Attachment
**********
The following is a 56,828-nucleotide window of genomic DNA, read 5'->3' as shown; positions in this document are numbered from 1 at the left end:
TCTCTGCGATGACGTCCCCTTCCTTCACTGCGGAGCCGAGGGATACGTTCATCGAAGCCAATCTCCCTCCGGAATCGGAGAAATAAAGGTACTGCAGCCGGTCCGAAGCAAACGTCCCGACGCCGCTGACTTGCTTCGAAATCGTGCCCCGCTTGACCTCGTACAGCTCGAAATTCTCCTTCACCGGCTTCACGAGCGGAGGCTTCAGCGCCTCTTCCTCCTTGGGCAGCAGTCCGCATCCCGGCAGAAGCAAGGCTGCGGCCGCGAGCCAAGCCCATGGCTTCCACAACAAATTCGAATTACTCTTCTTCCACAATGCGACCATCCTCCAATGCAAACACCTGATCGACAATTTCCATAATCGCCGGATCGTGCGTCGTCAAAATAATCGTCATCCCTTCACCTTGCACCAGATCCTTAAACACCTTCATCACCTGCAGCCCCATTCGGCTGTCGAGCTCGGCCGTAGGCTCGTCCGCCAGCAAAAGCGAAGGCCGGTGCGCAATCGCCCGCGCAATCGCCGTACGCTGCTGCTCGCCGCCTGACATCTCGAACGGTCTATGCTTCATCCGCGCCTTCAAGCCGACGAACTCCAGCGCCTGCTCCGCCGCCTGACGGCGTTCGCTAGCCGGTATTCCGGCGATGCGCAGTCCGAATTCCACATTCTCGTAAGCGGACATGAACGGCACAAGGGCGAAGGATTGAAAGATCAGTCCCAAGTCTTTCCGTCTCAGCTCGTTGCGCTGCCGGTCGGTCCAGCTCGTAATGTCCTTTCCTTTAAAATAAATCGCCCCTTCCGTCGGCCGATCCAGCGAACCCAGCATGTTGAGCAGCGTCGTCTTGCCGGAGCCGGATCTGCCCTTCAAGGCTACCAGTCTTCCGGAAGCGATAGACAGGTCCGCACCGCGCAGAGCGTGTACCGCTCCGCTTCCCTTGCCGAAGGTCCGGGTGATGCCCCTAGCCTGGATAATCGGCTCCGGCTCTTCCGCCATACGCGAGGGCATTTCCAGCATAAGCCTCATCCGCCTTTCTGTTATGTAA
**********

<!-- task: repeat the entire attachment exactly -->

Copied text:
The following is a 56,828-nucleotide window of genomic DNA, read 5'->3' as shown; positions in this document are numbered from 1 at the left end:
TCTCTGCGATGACGTCCCCTTCCTTCACTGCGGAGCCGAGGGATACGTTCATCGAAGCCAATCTCCCTCCGGAATCGGAGAAATAAAGGTACTGCAGCCGGTCCGAAGCAAACGTCCCGACGCCGCTGACTTGCTTCGAAATCGTGCCCCGCTTGACCTCGTACAGCTCGAAATTCTCCTTCACCGGCTTCACGAGCGGAGGCTTCAGCGCCTCTTCCTCCTTGGGCAGCAGTCCGCATCCCGGCAGAAGCAAGGCTGCGGCCGCGAGCCAAGCCCATGGCTTCCACAACAAATTCGAATTACTCTTCTTCCACAATGCGACCATCCTCCAATGCAAACACCTGATCGACAATTTCCATAATCGCCGGATCGTGCGTCGTCAAAATAATCGTCATCCCTTCACCTTGCACCAGATCCTTAAACACCTTCATCACCTGCAGCCCCATTCGGCTGTCGAGCTCGGCCGTAGGCTCGTCCGCCAGCAAAAGCGAAGGCCGGTGCGCAATCGCCCGCGCAATCGCCGTACGCTGCTGCTCGCCGCCTGACATCTCGAACGGTCTATGCTTCATCCGCGCCTTCAAGCCGACGAACTCCAGCGCCTGCTCCGCCGCCTGACGGCGTTCGCTAGCCGGTATTCCGGCGATGCGCAGTCCGAATTCCACATTCTCGTAAGCGGACATGAACGGCACAAGGGCGAAGGATTGAAAGATCAGTCCCAAGTCTTTCCGTCTCAGCTCGTTGCGCTGCCGGTCGGTCCAGCTCGTAATGTCCTTTCCTTTAAAATAAATCGCCCCTTCCGTCGGCCGATCCAGCGAACCCAGCATGTTGAGCAGCGTCGTCTTGCCGGAGCCGGATCTGCCCTTCAAGGCTACCAGTCTTCCGGAAGCGATAGACAGGTCCGCACCGCGCAGAGCGTGTACCGCTCCGCTTCCCTTGCCGAAGGTCCGGGTGATGCCCCTAGCCTGGATAATCGGCTCCGGCTCTTCCGCCATACGCGAGGGCATTTCCAGCATAAGCCTCATCCGCCTTTCTGTTATGTAA